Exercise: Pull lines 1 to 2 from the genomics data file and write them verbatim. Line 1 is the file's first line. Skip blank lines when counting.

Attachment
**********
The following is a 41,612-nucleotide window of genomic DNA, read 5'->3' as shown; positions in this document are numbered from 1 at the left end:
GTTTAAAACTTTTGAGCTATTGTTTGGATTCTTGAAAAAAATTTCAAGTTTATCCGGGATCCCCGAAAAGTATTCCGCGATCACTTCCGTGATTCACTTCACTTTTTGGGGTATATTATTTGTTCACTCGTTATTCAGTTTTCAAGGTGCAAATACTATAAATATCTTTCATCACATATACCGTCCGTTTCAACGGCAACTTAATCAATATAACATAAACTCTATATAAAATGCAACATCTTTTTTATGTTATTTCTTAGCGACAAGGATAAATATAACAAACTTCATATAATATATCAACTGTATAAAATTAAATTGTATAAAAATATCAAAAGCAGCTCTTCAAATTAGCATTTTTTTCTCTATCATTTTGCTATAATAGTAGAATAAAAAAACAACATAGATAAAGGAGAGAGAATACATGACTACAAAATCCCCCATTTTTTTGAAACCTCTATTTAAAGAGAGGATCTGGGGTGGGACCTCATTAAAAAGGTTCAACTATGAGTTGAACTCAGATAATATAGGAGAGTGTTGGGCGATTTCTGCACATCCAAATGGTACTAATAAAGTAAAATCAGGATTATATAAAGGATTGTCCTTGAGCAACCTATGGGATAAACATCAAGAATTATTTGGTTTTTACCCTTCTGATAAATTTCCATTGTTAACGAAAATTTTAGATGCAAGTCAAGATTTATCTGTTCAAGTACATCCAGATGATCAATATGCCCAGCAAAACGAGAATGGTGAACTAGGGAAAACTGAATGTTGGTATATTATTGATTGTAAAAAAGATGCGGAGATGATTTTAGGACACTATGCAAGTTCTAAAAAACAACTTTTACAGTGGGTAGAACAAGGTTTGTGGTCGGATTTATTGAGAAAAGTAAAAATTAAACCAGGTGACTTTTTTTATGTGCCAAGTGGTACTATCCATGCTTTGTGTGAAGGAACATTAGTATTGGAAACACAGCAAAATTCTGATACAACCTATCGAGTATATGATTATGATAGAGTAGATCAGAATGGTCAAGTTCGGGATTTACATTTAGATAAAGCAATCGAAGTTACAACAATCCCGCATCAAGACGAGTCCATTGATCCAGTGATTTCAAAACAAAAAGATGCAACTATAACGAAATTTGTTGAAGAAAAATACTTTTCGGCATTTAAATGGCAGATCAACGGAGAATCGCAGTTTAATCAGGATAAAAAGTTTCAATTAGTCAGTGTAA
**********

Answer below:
The following is a 41,612-nucleotide window of genomic DNA, read 5'->3' as shown; positions in this document are numbered from 1 at the left end:
GTTTAAAACTTTTGAGCTATTGTTTGGATTCTTGAAAAAAATTTCAAGTTTATCCGGGATCCCCGAAAAGTATTCCGCGATCACTTCCGTGATTCACTTCACTTTTTGGGGTATATTATTTGTTCACTCGTTATTCAGTTTTCAAGGTGCAAATACTATAAATATCTTTCATCACATATACCGTCCGTTTCAACGGCAACTTAATCAATATAACATAAACTCTATATAAAATGCAACATCTTTTTTATGTTATTTCTTAGCGACAAGGATAAATATAACAAACTTCATATAATATATCAACTGTATAAAATTAAATTGTATAAAAATATCAAAAGCAGCTCTTCAAATTAGCATTTTTTTCTCTATCATTTTGCTATAATAGTAGAATAAAAAAACAACATAGATAAAGGAGAGAGAATACATGACTACAAAATCCCCCATTTTTTTGAAACCTCTATTTAAAGAGAGGATCTGGGGTGGGACCTCATTAAAAAGGTTCAACTATGAGTTGAACTCAGATAATATAGGAGAGTGTTGGGCGATTTCTGCACATCCAAATGGTACTAATAAAGTAAAATCAGGATTATATAAAGGATTGTCCTTGAGCAACCTATGGGATAAACATCAAGAATTATTTGGTTTTTACCCTTCTGATAAATTTCCATTGTTAACGAAAATTTTAGATGCAAGTCAAGATTTATCTGTTCAAGTACATCCAGATGATCAATATGCCCAGCAAAACGAGAATGGTGAACTAGGGAAAACTGAATGTTGGTATATTATTGATTGTAAAAAAGATGCGGAGATGATTTTAGGACACTATGCAAGTTCTAAAAAACAACTTTTACAGTGGGTAGAACAAGGTTTGTGGTCGGATTTATTGAGAAAAGTAAAAATTAAACCAGGTGACTTTTTTTATGTGCCAAGTGGTACTATCCATGCTTTGTGTGAAGGAACATTAGTATTGGAAACACAGCAAAATTCTGATACAACCTATCGAGTATATGATTATGATAGAGTAGATCAGAATGGTCAAGTTCGGGATTTACATTTAGATAAAGCAATCGAAGTTACAACAATCCCGCATCAAGACGAGTCCATTGATCCAGTGATTTCAAAACAAAAAGATGCAACTATAACGAAATTTGTTGAAGAAAAATACTTTTCGGCATTTAAATGGCAGATCAACGGAGAATCGCAGTTTAATCAGGATAAAAAGTTTCAATTAGTCAGTGTAA